Surface morphology and payload synergistically caused an enhancement of the longitudinal relaxivity of a Mn3O4/PtOx nanocomposite for magnetic resonance tumor imaging†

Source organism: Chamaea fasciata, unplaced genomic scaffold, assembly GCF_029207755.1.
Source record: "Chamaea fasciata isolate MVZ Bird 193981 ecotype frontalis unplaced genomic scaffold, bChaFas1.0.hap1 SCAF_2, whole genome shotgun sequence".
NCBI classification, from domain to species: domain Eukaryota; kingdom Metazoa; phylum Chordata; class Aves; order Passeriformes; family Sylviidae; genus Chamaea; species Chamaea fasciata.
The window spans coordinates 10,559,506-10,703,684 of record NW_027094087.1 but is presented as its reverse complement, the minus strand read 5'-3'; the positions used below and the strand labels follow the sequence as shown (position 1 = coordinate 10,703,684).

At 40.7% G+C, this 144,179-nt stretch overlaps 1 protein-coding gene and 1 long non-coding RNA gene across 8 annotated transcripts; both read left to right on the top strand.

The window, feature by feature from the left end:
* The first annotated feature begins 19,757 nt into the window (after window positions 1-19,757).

The construction of surface structures of manganese oxide nanoparticles (MONs) in order to promote their longitudinal relaxivity r1 to surpass those of commercially available Gd(III) complexes is still a significant challenge. Herein, we successfully obtained Mn3O4/PtOx nanocomposites (NCs) with an r1 of 20.48 mM−1 s−1, four times higher than that of commercially available Gd-DTPA (5.11 mM−1 s−1). The r2/r1 ratio of these NCs is 1.46 lower than that of Gd-DTPA (2.38). This is the first time that such excellent T1 contrast performance has been achieved using MONs via synergistically utilizing the surface morphology and surface payload. These NCs are composed of porous Mn3O4 “skeleton” nanostructures decorated with tiny PtOx nanoparticles (NPs) that are realized using laser ablation and irradiation in liquid and ion etching steps. Experimental results showed that the enlarged specific area of the porous Mn3O4/PtOx NCs and the payload of ultrafine PtOx NPs synergistically facilitated the T1 contrast capabilities. The former favors sufficient proton–electron interactions and the latter reduces the global molecular tumbling motion. These NCs also exhibit an evident computed tomography (CT) attenuation value of 24.13 HU L g−1, which is much better than that achieved using the commercial product iopromide (15.9 HU L g−1). The outstanding magnetic resonance (MR) imaging and CT imaging performances of the Mn3O4/PtOx NCs were proved through in vivo experiments. Histological examinations and blood circulation assays confirmed the good biosafety of the NCs. These novel findings showcase a brand-new strategy for fabricating excellent MON T1 contrast agents (CAs) on the basis of the surface structure and they pave the way for their practical clinical applications in dual-modal imaging.